Okay cool, I’ll do that! So I guess we’ve been talking a lot about the past, and even though you’re rooted in the old prog stuff, Between the Buried and Me are very a band that constantly looks forward…
So I was pleasantly surprised to find out you guys were even willing to do a Colors anniversary tour.
Well, it’s funny because… I mean, that record came out in 2007. The last time we played that record in its entirety was during one of our first headlining shows in London and we played two nights at a club and as a surprise, we didn’t announce it, but on the second night we played Colors in its entirety. I guess that was still like seven years ago. Fuck! That seems like it wasn’t that long ago.
But we seem to not have a problem. Except for with “White Walls”. We’re fried; we played it too much. It’s our “Pull Me Under” for Dream Theater or “Enter Sandman” for Metallica, I’m sure.
It’s your “Free Bird.”
Yeah, exactly! It’s that song, you know? But it’s like fifteen minutes long and it’s just very intense (laughs). But for the rest of the record, I feel like we’ve had no trouble. On tours we always play one or two songs off Colors. It just kind of almost always works that way, and it’s fun. Yeah, it’s silly because thinking about prepping for it, we’re like, ‘dude, we can get together for a rehearsal and go on tour.’ The music is so different. Like for Tommy, it’s much less melodic singing and a lot less keyboards so it’s not a lot of prep on his end.
And for the rest of us it’s like, we generally throughout a touring cycle for an album, like a two year cycle for Coma or whatever, we’ve played a lot of songs from that record already so it’s kind of like you just brush up on ’em. They kind of float around. There’s always one, I feel like “Prequel to the Sequel,” I’m always like, “huh, I have no idea how that song goes.”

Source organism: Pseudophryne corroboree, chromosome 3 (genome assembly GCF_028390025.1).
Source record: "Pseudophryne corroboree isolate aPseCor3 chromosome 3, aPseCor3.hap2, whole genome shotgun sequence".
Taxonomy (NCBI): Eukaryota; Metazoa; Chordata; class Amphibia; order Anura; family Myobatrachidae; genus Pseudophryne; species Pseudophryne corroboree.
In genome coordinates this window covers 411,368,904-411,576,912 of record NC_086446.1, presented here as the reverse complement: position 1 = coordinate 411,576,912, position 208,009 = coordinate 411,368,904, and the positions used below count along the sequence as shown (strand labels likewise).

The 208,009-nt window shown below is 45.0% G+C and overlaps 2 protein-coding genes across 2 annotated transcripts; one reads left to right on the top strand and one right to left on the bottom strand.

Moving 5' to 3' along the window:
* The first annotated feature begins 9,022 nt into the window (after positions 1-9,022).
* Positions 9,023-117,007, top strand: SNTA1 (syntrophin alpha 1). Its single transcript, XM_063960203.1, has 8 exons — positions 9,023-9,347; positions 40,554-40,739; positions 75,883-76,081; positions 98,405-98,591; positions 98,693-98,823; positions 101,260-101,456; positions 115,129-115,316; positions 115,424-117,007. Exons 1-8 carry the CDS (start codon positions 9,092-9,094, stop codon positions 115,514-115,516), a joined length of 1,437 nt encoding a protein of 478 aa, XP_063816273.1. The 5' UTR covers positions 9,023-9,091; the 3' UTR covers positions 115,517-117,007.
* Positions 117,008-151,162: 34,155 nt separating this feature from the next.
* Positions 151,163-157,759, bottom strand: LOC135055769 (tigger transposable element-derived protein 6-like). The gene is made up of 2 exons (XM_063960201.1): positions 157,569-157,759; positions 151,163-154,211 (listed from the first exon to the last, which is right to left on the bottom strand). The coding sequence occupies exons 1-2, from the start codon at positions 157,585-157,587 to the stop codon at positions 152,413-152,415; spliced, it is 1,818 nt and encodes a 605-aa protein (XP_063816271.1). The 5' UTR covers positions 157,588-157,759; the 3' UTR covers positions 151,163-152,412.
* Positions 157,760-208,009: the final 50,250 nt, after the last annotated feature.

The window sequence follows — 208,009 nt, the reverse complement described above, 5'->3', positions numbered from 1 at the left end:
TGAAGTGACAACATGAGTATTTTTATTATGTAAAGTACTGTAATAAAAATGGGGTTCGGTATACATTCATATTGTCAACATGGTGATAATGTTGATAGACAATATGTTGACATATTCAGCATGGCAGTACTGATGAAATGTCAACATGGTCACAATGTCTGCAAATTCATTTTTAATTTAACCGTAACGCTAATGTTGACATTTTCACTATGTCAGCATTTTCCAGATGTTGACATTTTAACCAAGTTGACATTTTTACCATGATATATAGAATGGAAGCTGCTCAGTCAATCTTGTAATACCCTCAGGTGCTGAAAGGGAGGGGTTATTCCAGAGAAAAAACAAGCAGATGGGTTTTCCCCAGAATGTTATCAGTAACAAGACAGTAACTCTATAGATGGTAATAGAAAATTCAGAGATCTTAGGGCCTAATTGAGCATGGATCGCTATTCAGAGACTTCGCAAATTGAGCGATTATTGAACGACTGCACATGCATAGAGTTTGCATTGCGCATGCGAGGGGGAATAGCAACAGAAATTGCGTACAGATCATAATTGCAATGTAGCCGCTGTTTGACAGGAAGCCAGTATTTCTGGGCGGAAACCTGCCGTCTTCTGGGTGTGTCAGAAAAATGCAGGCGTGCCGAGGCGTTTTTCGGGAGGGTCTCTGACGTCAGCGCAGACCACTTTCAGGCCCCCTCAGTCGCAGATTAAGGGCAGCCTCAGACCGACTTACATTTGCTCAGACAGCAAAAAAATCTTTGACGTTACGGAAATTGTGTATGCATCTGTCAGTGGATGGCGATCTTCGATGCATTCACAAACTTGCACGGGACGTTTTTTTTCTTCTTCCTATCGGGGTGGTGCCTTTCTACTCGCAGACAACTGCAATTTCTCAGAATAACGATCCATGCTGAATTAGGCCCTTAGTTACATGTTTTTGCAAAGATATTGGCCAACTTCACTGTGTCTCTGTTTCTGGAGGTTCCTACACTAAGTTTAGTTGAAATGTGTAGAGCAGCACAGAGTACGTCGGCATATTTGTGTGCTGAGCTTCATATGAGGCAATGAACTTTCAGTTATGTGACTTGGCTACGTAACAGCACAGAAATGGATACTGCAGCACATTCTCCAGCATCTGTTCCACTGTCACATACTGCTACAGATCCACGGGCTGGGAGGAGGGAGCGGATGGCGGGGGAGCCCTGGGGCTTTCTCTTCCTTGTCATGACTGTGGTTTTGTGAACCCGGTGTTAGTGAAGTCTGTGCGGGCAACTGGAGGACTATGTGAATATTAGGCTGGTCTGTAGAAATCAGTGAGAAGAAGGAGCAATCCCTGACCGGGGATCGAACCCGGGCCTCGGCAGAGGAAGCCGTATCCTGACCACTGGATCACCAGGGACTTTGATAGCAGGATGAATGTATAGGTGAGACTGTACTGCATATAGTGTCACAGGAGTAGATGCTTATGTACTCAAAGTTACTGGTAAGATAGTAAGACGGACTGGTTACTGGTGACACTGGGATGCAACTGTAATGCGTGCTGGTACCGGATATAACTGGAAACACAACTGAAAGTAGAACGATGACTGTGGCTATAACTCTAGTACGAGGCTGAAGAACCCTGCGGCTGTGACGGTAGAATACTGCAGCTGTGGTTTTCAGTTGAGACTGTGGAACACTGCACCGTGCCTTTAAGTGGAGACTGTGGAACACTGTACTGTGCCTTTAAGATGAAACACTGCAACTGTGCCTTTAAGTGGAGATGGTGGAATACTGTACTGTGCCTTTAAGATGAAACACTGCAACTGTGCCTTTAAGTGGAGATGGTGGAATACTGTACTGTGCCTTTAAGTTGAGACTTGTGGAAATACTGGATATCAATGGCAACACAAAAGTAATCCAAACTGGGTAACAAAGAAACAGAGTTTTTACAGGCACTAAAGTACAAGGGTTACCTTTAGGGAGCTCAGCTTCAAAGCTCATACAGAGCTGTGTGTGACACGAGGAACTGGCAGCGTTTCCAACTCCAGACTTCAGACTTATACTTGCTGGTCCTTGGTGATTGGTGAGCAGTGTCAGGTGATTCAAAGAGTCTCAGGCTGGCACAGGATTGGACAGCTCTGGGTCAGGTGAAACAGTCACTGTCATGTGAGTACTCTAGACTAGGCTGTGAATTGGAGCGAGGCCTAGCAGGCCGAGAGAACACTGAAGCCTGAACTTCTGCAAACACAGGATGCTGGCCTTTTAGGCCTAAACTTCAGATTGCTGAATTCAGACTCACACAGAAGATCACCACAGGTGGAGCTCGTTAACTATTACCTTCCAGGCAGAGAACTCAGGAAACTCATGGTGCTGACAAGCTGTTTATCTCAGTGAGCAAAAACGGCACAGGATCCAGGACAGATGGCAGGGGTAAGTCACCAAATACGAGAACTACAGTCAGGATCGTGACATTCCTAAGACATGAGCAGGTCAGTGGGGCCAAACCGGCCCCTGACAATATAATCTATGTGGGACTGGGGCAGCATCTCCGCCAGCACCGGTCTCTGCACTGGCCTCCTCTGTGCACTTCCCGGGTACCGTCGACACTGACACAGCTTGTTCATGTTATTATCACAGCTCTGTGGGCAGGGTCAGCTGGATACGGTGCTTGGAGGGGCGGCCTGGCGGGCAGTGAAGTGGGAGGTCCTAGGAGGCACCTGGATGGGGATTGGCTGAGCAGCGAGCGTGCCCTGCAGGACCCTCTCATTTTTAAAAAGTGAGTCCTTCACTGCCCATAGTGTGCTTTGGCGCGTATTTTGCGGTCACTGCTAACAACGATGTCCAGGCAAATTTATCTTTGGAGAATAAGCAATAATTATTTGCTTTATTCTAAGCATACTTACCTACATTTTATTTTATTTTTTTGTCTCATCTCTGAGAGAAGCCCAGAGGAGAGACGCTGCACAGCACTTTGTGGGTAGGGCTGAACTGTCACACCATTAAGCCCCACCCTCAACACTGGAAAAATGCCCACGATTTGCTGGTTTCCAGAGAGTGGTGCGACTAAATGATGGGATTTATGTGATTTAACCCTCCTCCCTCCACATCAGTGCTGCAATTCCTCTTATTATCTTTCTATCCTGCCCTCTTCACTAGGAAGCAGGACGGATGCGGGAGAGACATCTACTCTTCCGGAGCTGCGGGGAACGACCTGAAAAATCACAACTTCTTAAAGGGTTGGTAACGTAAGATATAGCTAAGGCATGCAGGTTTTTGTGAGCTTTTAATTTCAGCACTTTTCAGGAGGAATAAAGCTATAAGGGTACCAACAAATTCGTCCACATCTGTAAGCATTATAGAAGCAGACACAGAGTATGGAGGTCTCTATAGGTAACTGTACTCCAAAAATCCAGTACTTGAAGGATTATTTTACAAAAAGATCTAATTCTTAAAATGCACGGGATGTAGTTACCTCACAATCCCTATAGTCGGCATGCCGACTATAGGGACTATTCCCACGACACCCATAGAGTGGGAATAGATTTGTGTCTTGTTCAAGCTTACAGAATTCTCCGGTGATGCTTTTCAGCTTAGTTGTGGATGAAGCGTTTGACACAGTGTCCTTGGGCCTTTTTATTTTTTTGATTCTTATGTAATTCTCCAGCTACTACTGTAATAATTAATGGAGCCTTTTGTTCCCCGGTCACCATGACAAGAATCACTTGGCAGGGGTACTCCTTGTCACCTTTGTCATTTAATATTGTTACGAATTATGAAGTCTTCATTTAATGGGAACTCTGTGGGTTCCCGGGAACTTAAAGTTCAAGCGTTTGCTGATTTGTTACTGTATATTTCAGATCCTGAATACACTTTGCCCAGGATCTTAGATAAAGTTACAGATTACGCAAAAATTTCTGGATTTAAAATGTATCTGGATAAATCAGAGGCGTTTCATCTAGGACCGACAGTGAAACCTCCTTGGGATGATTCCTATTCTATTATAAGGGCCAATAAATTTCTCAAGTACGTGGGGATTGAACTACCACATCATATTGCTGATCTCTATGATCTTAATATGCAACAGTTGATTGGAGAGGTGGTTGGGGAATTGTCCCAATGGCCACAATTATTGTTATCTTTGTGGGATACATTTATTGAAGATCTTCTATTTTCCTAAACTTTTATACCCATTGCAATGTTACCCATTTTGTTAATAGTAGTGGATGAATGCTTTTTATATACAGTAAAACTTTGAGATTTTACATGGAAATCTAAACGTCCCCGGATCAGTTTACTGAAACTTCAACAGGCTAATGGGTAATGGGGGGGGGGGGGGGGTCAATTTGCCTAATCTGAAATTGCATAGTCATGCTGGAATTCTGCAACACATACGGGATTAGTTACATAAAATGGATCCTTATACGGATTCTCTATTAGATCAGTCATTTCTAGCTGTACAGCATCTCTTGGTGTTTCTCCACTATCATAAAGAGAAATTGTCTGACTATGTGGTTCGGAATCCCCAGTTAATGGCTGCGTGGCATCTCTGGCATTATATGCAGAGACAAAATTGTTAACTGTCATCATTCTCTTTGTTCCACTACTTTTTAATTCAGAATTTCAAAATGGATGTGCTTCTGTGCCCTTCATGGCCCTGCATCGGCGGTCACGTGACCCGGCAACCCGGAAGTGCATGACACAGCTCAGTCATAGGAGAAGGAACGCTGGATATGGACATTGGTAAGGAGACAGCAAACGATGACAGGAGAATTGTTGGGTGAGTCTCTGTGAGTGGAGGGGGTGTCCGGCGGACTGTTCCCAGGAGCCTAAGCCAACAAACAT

And after an hour of digging around into the song, I’m like, “oh, okay.” But I’ve legitimately not played “Viridian” since that London show seven years ago. So yeah, that will be interesting to re-learn, and especially to to re-learn as the bassist I am now, because at that point, I wrote stuff so densely composed and now if you listen to the Nova record, my solos on that record are completely improvised. It’s one of those deals where you do a take, you do the first take, and the engineer, Jamie [King] is like “that’s pretty good” and you’re like, “well okay, let’s do some more.” You do like six, and you’re like “can I hear the first one again?” and you’re like, “that’s fine.” Literally every time, the first one, you’re like “that was pretty good.” So maybe I’ll be able to approach “Viridian” 2017 with some of that modern Briggs idea, we’ll see. I haven’t really thought about it too much because we’re working on new material too.
It might be too early to tell, but what are your general impressions on where the new stuff’s gonna take you.